A Synthesis of Time Zakat, Islamic Micro-finance and the Question of the Future in 21st-Century Indonesia
A Synthesis of Time Zakat, Islamic Micro-finance and the Question of the Future in 21st-Century Indonesia – Book Sample
Contents A Synthesis of Time
- Disclosing Intervals 1
- Dividing the Present 37
- Justifying Law 67
- Anticipating Life 105
- Promising Deliverance 141
- Contracting the Future 177
- Soliciting Time 213
- Rewinding the Reel 249
- Bibliography 255
- Index 271
In a recent appraisal of the global arena of Islamic micro-finance institutions, Malcolm Harper (2017), a distinguished expert, keenly notes the novelty of the practices at hand. Islamic micro-finance, he writes, is a relatively new phenomenon, having grown alongside the practise of main- stream micro-finance that has itself been operating on a globally significant and commercially successful scale since the 1990s. Out of a total of 15 Islamic micro-finance institutions from across the globe included in the survey conducted by Harper and Khan (2017), the vast majority (13) begun their operations after the year 2000.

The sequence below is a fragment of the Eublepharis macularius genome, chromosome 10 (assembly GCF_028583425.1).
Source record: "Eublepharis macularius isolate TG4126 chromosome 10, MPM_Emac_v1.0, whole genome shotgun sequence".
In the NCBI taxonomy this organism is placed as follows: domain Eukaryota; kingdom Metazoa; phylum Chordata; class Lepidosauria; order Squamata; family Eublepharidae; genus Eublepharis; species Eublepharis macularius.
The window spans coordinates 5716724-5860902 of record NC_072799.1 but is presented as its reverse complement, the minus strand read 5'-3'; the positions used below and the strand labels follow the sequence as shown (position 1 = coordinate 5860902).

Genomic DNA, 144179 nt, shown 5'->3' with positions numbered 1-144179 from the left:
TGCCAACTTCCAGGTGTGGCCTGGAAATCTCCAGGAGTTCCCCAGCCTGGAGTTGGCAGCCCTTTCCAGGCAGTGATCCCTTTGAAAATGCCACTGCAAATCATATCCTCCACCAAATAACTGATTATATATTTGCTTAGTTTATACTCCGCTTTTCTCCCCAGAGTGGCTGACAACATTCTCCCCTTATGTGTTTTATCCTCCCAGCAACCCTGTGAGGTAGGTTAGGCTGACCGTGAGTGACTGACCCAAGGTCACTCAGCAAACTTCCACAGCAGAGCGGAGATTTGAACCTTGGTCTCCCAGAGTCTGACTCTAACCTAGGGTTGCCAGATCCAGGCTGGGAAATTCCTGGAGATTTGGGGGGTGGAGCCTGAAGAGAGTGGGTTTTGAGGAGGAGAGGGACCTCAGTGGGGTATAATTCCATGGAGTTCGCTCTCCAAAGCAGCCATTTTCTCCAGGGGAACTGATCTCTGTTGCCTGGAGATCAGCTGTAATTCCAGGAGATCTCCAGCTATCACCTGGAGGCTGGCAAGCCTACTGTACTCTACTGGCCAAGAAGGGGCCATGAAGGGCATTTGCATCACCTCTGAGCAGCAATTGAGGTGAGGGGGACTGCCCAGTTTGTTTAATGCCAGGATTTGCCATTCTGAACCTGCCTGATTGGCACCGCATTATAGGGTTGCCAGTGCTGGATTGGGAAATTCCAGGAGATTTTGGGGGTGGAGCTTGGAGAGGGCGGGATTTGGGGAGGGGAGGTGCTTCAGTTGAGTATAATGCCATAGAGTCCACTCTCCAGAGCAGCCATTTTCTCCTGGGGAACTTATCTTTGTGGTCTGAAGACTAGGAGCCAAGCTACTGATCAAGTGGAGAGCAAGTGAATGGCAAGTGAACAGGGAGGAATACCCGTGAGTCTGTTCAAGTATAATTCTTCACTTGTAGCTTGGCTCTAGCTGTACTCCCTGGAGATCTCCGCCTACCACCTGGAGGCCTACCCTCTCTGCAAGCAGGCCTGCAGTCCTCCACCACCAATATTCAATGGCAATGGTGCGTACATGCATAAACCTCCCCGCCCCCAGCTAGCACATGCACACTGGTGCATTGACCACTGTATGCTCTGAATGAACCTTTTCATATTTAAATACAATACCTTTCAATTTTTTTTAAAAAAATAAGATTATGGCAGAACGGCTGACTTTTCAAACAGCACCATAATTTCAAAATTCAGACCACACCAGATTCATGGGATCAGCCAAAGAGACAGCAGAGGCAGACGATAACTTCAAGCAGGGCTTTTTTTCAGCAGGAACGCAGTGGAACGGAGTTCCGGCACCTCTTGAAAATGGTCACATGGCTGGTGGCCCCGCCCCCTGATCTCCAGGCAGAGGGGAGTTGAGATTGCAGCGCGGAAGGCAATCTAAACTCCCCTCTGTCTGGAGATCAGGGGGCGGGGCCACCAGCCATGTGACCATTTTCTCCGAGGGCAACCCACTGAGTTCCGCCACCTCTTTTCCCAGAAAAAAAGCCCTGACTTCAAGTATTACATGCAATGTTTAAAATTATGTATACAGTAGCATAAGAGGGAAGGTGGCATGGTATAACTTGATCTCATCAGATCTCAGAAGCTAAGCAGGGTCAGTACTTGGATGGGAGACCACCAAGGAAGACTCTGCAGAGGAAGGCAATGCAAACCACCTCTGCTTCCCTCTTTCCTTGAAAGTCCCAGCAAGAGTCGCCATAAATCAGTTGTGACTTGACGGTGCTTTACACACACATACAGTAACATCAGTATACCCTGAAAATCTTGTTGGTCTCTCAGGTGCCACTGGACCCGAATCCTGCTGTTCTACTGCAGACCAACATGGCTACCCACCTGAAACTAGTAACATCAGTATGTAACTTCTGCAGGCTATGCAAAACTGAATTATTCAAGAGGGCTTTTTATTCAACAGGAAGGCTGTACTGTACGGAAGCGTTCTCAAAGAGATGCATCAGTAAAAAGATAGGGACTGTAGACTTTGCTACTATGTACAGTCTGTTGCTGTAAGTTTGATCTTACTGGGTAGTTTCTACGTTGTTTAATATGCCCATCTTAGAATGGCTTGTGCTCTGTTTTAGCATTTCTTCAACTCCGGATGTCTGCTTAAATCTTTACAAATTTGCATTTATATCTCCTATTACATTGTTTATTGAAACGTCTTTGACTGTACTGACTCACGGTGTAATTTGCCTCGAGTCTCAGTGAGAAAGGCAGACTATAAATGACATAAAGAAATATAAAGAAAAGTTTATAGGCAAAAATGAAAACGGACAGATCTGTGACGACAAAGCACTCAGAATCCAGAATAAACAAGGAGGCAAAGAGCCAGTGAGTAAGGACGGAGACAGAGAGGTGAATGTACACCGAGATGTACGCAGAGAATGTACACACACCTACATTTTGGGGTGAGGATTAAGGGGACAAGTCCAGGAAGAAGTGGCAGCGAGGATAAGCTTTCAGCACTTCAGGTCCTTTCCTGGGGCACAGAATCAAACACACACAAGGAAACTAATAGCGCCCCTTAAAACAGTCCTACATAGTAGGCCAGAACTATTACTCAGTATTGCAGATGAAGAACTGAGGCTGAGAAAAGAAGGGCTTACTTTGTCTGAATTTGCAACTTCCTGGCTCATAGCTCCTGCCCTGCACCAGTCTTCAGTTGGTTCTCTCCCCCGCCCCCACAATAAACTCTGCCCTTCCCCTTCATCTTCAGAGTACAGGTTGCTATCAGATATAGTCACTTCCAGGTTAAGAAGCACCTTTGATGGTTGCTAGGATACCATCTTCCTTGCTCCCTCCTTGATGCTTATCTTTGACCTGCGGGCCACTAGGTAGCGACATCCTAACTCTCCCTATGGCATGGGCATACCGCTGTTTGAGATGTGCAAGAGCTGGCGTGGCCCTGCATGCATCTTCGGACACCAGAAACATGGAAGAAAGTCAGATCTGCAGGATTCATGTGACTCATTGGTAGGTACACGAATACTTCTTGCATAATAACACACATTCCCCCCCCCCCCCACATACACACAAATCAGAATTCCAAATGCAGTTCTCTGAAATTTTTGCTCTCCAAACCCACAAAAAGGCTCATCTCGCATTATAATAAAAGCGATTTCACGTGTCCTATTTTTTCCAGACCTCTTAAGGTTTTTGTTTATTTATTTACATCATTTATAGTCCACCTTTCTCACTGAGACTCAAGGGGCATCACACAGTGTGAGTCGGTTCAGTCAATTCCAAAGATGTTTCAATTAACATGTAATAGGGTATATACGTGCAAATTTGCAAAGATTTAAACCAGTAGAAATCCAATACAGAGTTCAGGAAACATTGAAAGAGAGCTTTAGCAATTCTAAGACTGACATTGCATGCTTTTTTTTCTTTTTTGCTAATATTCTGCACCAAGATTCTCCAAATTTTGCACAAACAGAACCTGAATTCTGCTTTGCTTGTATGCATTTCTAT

In Indonesia, the first Islamic micro-finance institutions, the Islamic Savings and Credit Cooperatives, commonly known as Baitul Maal wat Tamwil, date from the early 1990s: their establishment has been part of the creation of a dual banking and finance system in the country—conventional and Islamic (or syariah– based), a process that witnessed the foundation of large Islamic commer- cial banking institutions such as Bank Mualamat Indonesia and several Islamic rural banks (Bank Perkreditan Rakyat Syariah) (Antonio Muhammad 2008, Lindsey 2012, Sakai 2014).
Despite Indonesia being a latecomer in Islamic banking when compared with Egypt or Malaysia, for example, it does count amongst the earliest cases to experiment with Islamic micro-finance. This has to do with Indonesia being home to one of the most successful conventional micro-finance models worldwide, that is the reformed village units developed by Bank Rakyat Indonesia in the 1980s which furnished ‘the largest financially self-sufficient micro banking system in the world’ (Henley 2010: 173).